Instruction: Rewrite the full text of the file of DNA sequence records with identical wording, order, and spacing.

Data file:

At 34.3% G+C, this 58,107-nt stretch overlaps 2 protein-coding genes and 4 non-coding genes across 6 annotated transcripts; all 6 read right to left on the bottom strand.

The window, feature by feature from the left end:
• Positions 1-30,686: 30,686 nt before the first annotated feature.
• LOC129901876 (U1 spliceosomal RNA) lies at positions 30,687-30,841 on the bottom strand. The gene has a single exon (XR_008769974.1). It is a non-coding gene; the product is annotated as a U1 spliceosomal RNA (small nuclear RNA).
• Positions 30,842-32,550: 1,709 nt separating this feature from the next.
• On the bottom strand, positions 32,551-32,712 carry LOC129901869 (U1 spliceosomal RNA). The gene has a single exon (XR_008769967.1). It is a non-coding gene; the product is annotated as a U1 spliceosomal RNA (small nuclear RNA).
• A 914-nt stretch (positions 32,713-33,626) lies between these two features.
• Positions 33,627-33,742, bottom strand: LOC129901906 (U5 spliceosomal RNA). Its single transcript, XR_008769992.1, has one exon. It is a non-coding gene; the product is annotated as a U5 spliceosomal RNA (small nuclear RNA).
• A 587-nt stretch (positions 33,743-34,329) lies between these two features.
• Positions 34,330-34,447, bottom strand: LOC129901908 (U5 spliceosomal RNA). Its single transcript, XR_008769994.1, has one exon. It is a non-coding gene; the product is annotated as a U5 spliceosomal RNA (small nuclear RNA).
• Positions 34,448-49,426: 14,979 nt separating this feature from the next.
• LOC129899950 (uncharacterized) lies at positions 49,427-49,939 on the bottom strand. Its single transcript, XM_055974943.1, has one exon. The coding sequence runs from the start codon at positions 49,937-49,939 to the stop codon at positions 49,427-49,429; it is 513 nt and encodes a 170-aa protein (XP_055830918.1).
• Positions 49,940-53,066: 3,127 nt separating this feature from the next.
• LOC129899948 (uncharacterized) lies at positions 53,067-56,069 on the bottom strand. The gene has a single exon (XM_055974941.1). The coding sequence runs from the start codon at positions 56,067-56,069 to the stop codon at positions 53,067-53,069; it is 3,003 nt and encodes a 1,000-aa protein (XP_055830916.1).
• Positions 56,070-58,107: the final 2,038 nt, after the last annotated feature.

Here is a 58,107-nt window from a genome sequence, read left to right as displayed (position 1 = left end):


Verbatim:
At 34.3% G+C, this 58,107-nt stretch overlaps 2 protein-coding genes and 4 non-coding genes across 6 annotated transcripts; all 6 read right to left on the bottom strand.

The window, feature by feature from the left end:
• Positions 1-30,686: 30,686 nt before the first annotated feature.
• LOC129901876 (U1 spliceosomal RNA) lies at positions 30,687-30,841 on the bottom strand. The gene has a single exon (XR_008769974.1). It is a non-coding gene; the product is annotated as a U1 spliceosomal RNA (small nuclear RNA).
• Positions 30,842-32,550: 1,709 nt separating this feature from the next.
• On the bottom strand, positions 32,551-32,712 carry LOC129901869 (U1 spliceosomal RNA). The gene has a single exon (XR_008769967.1). It is a non-coding gene; the product is annotated as a U1 spliceosomal RNA (small nuclear RNA).
• A 914-nt stretch (positions 32,713-33,626) lies between these two features.
• Positions 33,627-33,742, bottom strand: LOC129901906 (U5 spliceosomal RNA). Its single transcript, XR_008769992.1, has one exon. It is a non-coding gene; the product is annotated as a U5 spliceosomal RNA (small nuclear RNA).
• A 587-nt stretch (positions 33,743-34,329) lies between these two features.
• Positions 34,330-34,447, bottom strand: LOC129901908 (U5 spliceosomal RNA). Its single transcript, XR_008769994.1, has one exon. It is a non-coding gene; the product is annotated as a U5 spliceosomal RNA (small nuclear RNA).
• Positions 34,448-49,426: 14,979 nt separating this feature from the next.
• LOC129899950 (uncharacterized) lies at positions 49,427-49,939 on the bottom strand. Its single transcript, XM_055974943.1, has one exon. The coding sequence runs from the start codon at positions 49,937-49,939 to the stop codon at positions 49,427-49,429; it is 513 nt and encodes a 170-aa protein (XP_055830918.1).
• Positions 49,940-53,066: 3,127 nt separating this feature from the next.
• LOC129899948 (uncharacterized) lies at positions 53,067-56,069 on the bottom strand. The gene has a single exon (XM_055974941.1). The coding sequence runs from the start codon at positions 56,067-56,069 to the stop codon at positions 53,067-53,069; it is 3,003 nt and encodes a 1,000-aa protein (XP_055830916.1).
• Positions 56,070-58,107: the final 2,038 nt, after the last annotated feature.

Here is a 58,107-nt window from a genome sequence, read left to right as displayed (position 1 = left end):